Cos I’m classy!

Fast-forward to this year and despite the travel requirements, a huge international crowd descended on Dingle for last Saturday’s marathon. Although I haven’t been able to find official reports, I’ve been told that somewhere around 2,300 people lined out for the half, full and ultra-marathon events (The 50-mile ultra alone attracted 60 hardy competitors)  All of which made for a festive atmosphere at the start-line.

Dingle is what my Drogheda club-mate Gerard Fay calls a “real” marathon – lots of elevation (gaining roughly 1500 feet), unbelievable scenery and a great atmosphere. It takes place right at the edge of the peninsula, and the course passes bays, historic sites, famine cottages and goes up plenty of hills!

I had to run backways up a hill to get this shot … but totally worth it.

I do have one good story though; about 15 miles into the race, I met up with a runner from Cork named Barry who was running his first marathon. (Doesn’t anybody just do a nice easy course for their first marathon anymore?!) Barry was running in aid of a cancer charity and had set a goal for himself of finishing in under 4hrs30min while his friend had set a goal of 5 hours. As I hadn’t any particular plan in mind other than finishing, I decided to try and pace them. By Mile 20, it was just myself and Barry, at which point the course took a rather arbitrary turn, requiring runners to hang a left down the Emlagh East Road towards Gallarus, before reaching a traffic cone, turning around and coming back up the way we came, and continuing on. This little head-trip is immediately followed by the monster hill that everyone was telling each other about before the race (about 320 feet of a climb), followed in turn by a mile-long straight section that appears to stretch out forever, on the way back into Dingle. Barry was in a great deal of pain with cramping but managed to put in a massive effort. By the end, he was moving really well and we both ended up sprinting into Dingle, crossing the line at the same time and beating his target by about a minute. His friend crossed the line shortly afterwards, beating his own target by about twenty minutes. It was a really extraordinary display of willpower on Barry’s part and a fantastic result, especially considering it was his first marathon. For my own part, I’ve rarely gotten as much as satisfaction from a race, and was very happy to help out. Roll on Sligo!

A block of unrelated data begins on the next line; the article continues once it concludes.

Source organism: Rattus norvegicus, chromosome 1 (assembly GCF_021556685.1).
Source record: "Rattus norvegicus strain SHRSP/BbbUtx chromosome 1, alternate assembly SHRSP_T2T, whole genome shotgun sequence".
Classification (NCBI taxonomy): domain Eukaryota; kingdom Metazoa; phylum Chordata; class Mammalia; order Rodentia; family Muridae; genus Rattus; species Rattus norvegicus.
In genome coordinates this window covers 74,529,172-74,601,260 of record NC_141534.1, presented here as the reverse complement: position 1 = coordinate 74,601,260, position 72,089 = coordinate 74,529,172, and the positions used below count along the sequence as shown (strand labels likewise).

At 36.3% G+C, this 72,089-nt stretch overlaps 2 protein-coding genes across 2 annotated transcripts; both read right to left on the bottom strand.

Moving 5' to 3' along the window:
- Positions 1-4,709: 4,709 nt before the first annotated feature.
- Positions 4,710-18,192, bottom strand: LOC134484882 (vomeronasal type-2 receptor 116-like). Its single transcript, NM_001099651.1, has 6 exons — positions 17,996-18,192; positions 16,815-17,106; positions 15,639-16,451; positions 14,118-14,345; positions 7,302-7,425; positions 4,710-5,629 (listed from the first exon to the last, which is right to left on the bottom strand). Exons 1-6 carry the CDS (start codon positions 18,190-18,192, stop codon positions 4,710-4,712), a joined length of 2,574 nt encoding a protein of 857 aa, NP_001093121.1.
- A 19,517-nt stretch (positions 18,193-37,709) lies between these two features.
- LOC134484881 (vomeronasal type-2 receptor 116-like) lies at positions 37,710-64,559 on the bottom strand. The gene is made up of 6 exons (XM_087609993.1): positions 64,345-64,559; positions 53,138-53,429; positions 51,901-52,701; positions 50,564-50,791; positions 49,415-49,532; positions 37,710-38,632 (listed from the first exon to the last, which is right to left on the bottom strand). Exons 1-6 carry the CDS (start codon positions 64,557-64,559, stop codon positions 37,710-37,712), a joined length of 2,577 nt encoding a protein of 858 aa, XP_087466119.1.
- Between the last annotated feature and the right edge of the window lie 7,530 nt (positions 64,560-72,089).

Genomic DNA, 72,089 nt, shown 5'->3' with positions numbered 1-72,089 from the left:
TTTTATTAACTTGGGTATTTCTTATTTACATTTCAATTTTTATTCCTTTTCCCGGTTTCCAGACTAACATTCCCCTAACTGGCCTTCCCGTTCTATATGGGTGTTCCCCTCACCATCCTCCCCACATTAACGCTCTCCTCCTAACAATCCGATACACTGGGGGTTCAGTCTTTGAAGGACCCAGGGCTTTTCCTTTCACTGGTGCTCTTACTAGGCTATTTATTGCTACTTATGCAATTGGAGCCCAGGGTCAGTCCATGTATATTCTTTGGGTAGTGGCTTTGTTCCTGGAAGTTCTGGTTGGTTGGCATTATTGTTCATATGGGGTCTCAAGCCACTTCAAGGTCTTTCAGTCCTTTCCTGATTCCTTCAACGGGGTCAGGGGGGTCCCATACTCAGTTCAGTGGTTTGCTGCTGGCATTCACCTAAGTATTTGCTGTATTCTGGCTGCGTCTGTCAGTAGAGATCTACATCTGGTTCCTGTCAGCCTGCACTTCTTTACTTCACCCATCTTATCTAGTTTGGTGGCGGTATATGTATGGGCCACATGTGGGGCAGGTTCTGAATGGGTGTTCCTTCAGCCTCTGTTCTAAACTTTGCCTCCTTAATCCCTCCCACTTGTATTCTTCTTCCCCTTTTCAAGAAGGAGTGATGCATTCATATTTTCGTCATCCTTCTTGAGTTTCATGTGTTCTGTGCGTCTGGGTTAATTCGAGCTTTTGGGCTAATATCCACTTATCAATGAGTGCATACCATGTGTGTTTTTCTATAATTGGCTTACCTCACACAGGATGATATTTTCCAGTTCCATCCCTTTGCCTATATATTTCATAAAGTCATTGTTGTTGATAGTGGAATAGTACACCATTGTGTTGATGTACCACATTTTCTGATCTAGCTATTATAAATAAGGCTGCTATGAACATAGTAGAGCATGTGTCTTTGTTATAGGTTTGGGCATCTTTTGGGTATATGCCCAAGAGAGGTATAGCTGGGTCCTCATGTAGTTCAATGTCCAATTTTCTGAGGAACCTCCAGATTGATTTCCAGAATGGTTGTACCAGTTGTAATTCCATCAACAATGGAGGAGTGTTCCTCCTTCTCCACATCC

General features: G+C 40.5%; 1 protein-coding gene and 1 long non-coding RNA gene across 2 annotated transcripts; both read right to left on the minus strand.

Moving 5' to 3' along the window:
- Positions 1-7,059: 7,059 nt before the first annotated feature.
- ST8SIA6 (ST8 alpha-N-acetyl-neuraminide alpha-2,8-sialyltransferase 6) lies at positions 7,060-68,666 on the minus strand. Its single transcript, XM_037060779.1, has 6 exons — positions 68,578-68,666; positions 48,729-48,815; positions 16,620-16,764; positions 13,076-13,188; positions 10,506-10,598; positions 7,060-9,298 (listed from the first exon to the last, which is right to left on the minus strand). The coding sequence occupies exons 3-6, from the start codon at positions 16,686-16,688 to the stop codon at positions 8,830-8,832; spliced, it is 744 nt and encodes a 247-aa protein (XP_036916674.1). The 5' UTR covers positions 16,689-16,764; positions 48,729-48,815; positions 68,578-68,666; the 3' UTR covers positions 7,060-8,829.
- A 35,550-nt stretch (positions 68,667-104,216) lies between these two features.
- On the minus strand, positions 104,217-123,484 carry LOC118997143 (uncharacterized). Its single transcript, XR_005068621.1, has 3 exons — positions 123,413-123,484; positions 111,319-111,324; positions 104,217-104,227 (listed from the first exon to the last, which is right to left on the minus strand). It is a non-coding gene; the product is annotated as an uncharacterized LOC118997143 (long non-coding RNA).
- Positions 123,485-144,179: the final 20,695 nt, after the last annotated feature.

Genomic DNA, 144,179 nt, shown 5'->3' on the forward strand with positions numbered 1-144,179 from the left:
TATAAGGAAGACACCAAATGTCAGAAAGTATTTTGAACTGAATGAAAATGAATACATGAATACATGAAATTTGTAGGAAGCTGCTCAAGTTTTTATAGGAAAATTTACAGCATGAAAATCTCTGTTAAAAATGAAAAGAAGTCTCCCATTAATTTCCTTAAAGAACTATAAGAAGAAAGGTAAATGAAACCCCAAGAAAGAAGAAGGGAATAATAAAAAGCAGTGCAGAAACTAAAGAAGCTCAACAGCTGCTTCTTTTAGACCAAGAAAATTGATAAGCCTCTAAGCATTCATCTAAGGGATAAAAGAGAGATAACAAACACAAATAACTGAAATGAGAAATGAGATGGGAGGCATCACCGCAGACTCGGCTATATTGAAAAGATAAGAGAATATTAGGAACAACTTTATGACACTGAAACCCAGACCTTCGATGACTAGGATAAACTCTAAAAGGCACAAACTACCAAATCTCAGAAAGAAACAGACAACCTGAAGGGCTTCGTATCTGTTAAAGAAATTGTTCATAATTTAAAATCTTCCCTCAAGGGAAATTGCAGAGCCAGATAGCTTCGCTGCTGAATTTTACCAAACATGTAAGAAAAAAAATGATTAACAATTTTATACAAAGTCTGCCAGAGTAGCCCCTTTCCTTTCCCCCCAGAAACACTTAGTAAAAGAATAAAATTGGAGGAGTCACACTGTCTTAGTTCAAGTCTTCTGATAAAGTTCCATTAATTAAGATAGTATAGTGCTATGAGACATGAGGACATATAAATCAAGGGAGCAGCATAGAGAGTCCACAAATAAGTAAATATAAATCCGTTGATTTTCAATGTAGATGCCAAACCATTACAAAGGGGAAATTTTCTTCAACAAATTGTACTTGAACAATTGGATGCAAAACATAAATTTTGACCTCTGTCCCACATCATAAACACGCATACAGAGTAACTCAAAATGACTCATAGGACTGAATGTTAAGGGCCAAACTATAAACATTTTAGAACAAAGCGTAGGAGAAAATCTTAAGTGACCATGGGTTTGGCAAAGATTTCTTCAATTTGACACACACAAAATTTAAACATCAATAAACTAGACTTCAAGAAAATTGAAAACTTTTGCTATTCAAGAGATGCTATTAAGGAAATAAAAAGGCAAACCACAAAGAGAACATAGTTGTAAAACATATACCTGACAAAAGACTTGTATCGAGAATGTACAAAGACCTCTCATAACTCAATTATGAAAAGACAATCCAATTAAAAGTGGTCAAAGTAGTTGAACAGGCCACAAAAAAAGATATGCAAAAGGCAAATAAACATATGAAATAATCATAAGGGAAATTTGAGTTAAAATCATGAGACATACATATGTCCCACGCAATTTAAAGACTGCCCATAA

FINAL TIME: 4:29:26